Starting around 1900, composers began experimenting with departures from tonal and modal music as we know it. The best known experiments came from the so-called Second Viennese School, made of up Arnold Schönberg, Alban Berg, and Anton Webern, who wrote using what was called atonality, the serial twelve-tone scale—all twelve tones between C and the C an octave above it sounded chromatically. The experiment, which went on for a number of years and got a lot of attention, essentially ended up being a failure. Today little music by the Second Viennese School of composers is still performed.
Harmonic rules in tonal music dictate the use and order of appearance of chords called triads (the root note, third, and fifth all sounded simultaneously). The triads in any key are named for the root tone upon which they are built: tonic, supertonic, mediant, subdominant, dominant, submediant, and leading tone (or if that tone is lowered by a semitone, it’s called the subtonic). These chords are commonly referred to by the Roman numeral assigned to them, starting with I for the tonic, II for the supertonic, etc.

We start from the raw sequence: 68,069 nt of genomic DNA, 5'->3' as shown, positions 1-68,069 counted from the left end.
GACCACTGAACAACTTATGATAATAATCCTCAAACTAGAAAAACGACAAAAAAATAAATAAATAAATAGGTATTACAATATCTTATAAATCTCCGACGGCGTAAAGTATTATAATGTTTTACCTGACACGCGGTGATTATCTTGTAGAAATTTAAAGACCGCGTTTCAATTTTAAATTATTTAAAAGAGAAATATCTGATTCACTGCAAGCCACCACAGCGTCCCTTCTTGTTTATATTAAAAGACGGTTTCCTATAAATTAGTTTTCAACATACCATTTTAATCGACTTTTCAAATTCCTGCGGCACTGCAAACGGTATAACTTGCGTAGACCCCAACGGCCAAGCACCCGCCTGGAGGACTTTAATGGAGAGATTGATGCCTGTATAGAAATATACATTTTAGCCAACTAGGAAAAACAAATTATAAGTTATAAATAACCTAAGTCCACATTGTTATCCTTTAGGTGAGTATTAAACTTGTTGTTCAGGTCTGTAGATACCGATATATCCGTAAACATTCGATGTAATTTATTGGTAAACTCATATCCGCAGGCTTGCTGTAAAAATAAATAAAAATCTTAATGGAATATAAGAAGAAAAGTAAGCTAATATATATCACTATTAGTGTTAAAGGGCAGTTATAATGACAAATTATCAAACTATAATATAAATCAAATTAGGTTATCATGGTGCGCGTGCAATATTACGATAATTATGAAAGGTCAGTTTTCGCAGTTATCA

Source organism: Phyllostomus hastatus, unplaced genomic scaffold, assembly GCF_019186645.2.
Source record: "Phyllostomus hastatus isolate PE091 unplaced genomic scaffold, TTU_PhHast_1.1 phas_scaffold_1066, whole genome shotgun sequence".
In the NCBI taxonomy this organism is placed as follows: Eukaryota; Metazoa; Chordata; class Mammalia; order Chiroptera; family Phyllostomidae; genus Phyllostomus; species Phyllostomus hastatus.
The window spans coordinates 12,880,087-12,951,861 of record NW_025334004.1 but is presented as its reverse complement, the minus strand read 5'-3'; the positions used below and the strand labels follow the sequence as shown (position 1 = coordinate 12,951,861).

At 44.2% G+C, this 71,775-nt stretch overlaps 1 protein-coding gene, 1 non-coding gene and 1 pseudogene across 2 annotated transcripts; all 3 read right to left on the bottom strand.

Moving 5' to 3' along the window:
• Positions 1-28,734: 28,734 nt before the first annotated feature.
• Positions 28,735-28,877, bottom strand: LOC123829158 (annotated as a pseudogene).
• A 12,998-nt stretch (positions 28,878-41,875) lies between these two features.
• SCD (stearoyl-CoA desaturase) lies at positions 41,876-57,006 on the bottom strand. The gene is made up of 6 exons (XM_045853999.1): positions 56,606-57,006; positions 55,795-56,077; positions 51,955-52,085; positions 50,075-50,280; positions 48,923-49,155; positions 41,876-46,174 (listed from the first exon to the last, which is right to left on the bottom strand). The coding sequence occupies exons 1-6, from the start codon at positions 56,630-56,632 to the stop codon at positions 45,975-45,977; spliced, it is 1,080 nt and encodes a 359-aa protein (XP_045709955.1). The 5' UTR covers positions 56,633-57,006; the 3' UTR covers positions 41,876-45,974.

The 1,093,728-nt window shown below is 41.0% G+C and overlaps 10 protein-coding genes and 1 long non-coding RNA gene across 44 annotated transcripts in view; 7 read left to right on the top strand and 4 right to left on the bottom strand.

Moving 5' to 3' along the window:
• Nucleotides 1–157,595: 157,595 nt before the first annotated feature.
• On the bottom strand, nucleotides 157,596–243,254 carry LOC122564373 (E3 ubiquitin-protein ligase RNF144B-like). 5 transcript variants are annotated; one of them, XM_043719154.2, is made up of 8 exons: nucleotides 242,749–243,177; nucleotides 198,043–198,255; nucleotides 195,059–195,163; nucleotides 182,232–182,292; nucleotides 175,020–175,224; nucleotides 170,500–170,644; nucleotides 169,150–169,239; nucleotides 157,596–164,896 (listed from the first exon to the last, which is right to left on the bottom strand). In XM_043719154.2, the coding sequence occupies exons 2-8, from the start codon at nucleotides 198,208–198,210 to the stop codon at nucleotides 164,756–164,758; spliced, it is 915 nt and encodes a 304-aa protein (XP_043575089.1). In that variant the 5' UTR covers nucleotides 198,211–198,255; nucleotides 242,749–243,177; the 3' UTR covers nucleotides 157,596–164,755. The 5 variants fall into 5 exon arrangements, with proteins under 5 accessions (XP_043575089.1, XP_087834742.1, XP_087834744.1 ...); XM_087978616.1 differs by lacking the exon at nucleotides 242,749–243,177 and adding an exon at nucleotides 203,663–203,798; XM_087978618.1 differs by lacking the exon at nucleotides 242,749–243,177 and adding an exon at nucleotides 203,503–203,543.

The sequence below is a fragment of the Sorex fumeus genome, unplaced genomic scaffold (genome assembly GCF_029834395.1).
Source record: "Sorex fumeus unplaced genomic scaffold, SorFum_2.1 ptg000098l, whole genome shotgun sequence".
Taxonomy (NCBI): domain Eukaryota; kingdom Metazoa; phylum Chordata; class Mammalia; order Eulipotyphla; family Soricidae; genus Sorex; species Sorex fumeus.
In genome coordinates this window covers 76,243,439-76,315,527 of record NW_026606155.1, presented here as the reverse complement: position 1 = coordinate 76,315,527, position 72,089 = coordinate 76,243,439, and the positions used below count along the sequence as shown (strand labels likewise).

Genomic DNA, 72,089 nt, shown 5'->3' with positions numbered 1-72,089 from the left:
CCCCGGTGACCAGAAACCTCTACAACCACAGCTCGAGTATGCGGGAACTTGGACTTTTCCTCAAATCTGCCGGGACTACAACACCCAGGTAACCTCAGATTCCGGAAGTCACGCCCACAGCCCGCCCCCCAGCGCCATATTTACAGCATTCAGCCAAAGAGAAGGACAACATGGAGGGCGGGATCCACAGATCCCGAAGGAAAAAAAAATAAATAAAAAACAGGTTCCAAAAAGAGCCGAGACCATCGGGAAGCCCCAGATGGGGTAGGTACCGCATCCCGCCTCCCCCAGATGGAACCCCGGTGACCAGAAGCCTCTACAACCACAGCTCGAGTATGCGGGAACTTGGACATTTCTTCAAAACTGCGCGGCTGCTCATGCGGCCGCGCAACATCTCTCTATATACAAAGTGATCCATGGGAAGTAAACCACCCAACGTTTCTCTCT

The use and order of the triads follow rules established by usage ever since Bach’s time. The dominant, for example, usually leads to the tonic. The rules are so many and complex that thick volumes have been written documenting them.
And all that’s just the beginning. Musical logic remains a study unto itself, unrelated to any other discipline. Though I once hoped to escape my vocation (writing) by studying music—I took a BA in it—music through most of my life has been a secondary attraction. But it is and remains a source of joy for me.